• DocBook is maintained in RNG, and features (specified as RNG patterns) can be selectively disabled and enabled in a customization layer, and additional features introduced. The documentation is careful to distinguish between creating subsets, which remain valid DocBook instances, and extensions, which can no longer be called DocBook [Walsh16b].

  • DITA is maintained in RNG and allows for adding and removing new topic or elements types, as well as applying effectivities (conditionalizations). Specializations can be managed centrally by the sponsoring agency which maintains the standard (OASIS) or locally by users or industry groups.

Despite enquiry, I have failed to identify any modified version of any of these three which has involved changing any of the element type names shown in Table I, or their structure relative to one another. Additions and exclusions occur in more specialist areas, as noted above, but the basic grammar of a hierarchical structure containing sequences of text blocks containing mixed text and referential signifiers appears to satisfy that particular core of demand for what constitutes a document.

However, from discussions among developers of document types and classes (for example, on the TEI, DocBook, HTML, XML, LaTeX, and other related forums), it is clear that there have been questions of structural relationships and content modeling in the grammar at the design level which appear largely to have been resolved, at least within the encoding communities served by each system. A few examples:

  1. Should further discursive block-level content be permissible after the close of the last hierarchical child in a hierarchical container?

    • After the end of the last sect1 in a DocBook chapter? Yes, but limited to simplesect;

    • After the end of the last div1 in a TEI div0? No, perhaps oddly, given that the TEI is designed to be able to model historical documents which often do not conform to rigid modern hierarchical structures;

    • After the end of the last div in a HTML5 div? Sure, no problem.

  2. Should hierarchical containers be numbered (by level) or not?

    • DocBook provides names for Parts and Chapters but sections within them are numbered by level; but there is an unnumbered section which can be used instead;

    • TEI provides level-numbered divisions and keeps naming to attributes; but it too provides an undistinguished div;

    • ISO 12083 names the components down to the section level but numbers the levels beneath;

    • HTML and others simply use recurrent containers of the same name at all depths.

  3. To what extent should block-level (pool) components occur within themselves, alongside normal unmarked text?

    • Not at all — TEI (in SGML, one of the most notable victims of pernicious mixed content);

    • Within limits — DocBook (not those with complex internal structure);

    • Go for it — HTML (as implemented).

    (Some systems — Microsoft Word, for example — go to extreme lengths to avoid mixed content entirely.)

  4. Is it the responsibility of the grammar to describe or prescribe the possible types of content of a document?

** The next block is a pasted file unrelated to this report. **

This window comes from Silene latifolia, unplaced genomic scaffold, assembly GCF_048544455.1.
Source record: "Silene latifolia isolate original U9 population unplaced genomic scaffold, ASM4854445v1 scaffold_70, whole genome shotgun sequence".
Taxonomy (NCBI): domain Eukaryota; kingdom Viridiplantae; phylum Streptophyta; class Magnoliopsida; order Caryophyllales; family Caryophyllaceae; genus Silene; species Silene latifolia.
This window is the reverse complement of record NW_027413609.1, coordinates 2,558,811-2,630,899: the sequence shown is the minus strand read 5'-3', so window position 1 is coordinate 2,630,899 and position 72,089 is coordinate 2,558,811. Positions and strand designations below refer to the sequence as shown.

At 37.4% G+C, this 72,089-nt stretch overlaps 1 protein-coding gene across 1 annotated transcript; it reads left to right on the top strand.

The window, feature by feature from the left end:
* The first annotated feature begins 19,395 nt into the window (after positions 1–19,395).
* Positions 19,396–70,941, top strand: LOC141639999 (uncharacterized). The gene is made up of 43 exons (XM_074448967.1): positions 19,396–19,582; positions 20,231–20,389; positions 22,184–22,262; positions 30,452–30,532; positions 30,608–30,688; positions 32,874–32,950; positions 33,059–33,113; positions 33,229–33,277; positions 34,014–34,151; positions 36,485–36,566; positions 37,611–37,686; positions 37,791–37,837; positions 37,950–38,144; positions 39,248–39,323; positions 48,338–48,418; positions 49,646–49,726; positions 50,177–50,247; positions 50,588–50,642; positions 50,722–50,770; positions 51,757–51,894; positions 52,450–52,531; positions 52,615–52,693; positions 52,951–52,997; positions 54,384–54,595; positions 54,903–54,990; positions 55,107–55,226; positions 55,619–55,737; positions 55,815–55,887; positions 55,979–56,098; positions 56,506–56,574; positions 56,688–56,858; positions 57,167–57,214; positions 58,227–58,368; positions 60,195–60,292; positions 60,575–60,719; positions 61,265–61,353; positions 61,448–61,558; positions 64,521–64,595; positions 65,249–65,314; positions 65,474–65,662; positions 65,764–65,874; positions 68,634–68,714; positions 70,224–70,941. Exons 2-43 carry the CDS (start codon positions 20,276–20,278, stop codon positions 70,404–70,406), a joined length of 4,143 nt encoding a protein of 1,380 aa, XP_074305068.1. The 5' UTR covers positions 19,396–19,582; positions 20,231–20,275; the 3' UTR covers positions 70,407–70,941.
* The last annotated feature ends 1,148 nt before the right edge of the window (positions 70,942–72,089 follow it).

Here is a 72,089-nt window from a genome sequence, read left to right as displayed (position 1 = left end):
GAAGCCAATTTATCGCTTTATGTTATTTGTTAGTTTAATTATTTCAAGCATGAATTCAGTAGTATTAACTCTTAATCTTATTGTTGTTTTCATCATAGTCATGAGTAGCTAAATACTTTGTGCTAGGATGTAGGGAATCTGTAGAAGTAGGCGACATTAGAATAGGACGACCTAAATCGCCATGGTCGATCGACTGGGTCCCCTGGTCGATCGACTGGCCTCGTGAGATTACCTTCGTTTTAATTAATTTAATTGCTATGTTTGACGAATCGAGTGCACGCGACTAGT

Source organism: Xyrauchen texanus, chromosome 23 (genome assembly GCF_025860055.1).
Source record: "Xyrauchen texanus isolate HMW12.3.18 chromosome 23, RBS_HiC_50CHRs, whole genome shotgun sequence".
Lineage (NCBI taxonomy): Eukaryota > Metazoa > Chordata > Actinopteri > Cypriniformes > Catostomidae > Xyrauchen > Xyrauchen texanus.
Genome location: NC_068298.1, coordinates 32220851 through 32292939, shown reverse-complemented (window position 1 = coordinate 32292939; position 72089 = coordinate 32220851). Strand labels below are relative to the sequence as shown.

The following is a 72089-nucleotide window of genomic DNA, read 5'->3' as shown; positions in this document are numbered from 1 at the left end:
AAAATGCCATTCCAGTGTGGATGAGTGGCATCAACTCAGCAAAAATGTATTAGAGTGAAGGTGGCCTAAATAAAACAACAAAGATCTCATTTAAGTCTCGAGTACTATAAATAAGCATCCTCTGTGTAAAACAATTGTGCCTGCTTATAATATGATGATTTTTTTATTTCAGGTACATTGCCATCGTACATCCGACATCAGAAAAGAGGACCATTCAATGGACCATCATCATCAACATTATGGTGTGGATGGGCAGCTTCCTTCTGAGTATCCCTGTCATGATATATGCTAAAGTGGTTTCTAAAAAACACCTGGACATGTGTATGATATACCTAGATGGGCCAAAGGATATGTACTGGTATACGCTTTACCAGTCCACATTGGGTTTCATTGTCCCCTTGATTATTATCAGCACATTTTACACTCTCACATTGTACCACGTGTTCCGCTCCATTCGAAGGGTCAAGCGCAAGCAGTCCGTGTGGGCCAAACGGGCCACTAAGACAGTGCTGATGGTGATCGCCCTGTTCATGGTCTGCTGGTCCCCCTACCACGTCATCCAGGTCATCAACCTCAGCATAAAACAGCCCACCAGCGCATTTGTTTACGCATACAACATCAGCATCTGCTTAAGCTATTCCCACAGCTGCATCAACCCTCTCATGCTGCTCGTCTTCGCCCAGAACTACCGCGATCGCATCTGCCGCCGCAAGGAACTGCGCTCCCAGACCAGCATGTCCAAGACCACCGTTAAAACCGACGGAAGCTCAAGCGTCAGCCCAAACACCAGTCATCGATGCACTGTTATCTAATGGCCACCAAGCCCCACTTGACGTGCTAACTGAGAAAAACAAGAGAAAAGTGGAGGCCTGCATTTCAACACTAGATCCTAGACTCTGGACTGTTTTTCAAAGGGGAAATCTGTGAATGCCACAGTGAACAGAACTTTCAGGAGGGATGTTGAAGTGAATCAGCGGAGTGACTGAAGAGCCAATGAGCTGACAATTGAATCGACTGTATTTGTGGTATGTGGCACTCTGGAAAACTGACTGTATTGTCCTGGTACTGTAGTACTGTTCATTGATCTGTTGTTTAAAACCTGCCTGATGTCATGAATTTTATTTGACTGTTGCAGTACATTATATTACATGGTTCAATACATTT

• TEI is largely descriptive, in that it was designed to cope with the planet’s literary, historical, and cultural Nachlaß;

    • DocBook is mildly prescriptive (no lists in an Abstract, for example);

    • Specialist grammars can be almost completely prescriptive in structure, although rarely in text content.

The degree to which the chosen grammar offers acceptable constraints, or fails to offer sufficient descriptive accuracy, will largely determine the level of adaptation needed. This is not a failing on either side, simply an acknowledgement that both sides are close enough to the standard average to get along together except for a few areas where they need to go their own way.


The decision to write your own document type or class — to design your own grammar, often from scratch — seems to me to be less common than before, when the public offerings were more limited, document-grammar analysis skills were rare, and a full understanding of ISO 8879 itself rarer still. Specialist requirements continue to mean that vertical-market document type grammars will still need to be written. Maler and el Andaloussi (1999) and others are clear about the commitment of time and effort required to undertake the task at an industrial level, but there must be many hundreds, possibly thousands, of personal or localized schemas originally written for ad hoc purposes which have become embedded into workflows and still continue to function.

In the original analysis for this paper, four small examples were used: EIRO Bulletin and Croner Briefing, which appear in Table I because they show some commonality with the rest; and BiBTeXML and Daybook, which have no correlation with the Standard Average Document Grammar.


This was written for the publishing workflow of a European Union labor research institution. The design is not easily extensible: it has an abbreviated hierarchy and pool, simply enough for the practicalities of publishing; and a curious selection of inline signifiers aimed at the requirements of the publishing process which needed to be able to identify many different aspects (locations, organizations, people, documents, and three different styles of emphasis) for indexing and retrieval as well as visual formatting.